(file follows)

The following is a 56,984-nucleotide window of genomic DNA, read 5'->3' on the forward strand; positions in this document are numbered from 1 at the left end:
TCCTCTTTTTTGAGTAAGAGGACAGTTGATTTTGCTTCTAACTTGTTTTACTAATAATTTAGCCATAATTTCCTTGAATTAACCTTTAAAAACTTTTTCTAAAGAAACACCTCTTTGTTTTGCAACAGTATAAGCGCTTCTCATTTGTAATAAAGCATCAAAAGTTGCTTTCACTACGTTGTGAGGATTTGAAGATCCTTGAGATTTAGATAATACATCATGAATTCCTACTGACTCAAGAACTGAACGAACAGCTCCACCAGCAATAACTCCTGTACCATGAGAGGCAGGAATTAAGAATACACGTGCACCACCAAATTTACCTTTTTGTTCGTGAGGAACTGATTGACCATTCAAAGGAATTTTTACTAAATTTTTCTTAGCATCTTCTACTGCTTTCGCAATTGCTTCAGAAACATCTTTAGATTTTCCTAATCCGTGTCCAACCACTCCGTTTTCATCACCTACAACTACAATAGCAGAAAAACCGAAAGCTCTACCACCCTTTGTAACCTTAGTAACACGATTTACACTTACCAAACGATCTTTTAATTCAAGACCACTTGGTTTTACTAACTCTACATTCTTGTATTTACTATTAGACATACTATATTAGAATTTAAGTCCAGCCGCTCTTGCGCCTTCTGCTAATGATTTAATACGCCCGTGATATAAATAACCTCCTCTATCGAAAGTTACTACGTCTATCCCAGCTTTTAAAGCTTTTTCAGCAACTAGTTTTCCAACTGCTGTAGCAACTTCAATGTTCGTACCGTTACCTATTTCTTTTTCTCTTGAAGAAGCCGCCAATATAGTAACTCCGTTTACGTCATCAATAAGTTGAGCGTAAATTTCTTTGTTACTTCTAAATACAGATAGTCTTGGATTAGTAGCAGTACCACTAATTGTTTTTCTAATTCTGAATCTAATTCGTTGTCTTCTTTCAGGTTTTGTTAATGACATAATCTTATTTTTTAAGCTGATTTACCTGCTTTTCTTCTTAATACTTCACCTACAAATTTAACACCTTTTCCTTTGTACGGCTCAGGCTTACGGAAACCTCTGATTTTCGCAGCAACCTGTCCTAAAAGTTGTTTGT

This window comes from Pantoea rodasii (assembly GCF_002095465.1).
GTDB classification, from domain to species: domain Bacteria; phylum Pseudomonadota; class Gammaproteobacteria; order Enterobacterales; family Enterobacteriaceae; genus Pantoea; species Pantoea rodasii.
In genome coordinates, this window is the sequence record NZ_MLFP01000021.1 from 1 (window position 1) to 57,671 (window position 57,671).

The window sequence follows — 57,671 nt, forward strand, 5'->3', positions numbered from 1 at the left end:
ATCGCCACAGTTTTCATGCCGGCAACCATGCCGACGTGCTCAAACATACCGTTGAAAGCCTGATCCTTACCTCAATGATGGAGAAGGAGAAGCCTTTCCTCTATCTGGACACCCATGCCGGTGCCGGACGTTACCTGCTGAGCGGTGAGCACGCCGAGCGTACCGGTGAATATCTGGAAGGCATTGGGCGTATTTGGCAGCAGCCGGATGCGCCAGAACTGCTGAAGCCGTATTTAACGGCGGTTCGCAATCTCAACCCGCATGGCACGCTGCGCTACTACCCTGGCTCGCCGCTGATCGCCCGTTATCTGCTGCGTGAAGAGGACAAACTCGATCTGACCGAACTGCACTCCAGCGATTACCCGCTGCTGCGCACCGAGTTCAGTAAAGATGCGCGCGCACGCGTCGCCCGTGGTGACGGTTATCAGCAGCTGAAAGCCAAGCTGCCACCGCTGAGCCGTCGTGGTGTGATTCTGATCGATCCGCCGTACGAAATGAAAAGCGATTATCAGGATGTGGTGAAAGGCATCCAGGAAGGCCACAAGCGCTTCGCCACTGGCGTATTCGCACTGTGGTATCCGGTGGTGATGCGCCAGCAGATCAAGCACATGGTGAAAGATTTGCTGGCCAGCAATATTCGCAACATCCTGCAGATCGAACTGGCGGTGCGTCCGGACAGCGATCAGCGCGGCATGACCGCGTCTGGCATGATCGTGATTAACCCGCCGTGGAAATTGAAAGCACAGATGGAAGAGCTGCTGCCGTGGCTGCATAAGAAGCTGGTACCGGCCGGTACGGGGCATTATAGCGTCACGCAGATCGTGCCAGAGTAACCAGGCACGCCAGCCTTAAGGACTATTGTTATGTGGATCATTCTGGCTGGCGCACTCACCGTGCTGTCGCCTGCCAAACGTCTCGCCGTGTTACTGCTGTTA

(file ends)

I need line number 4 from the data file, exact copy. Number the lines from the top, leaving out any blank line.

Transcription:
GTDB classification, from domain to species: domain Bacteria; phylum Pseudomonadota; class Gammaproteobacteria; order Enterobacterales; family Enterobacteriaceae; genus Pantoea; species Pantoea rodasii.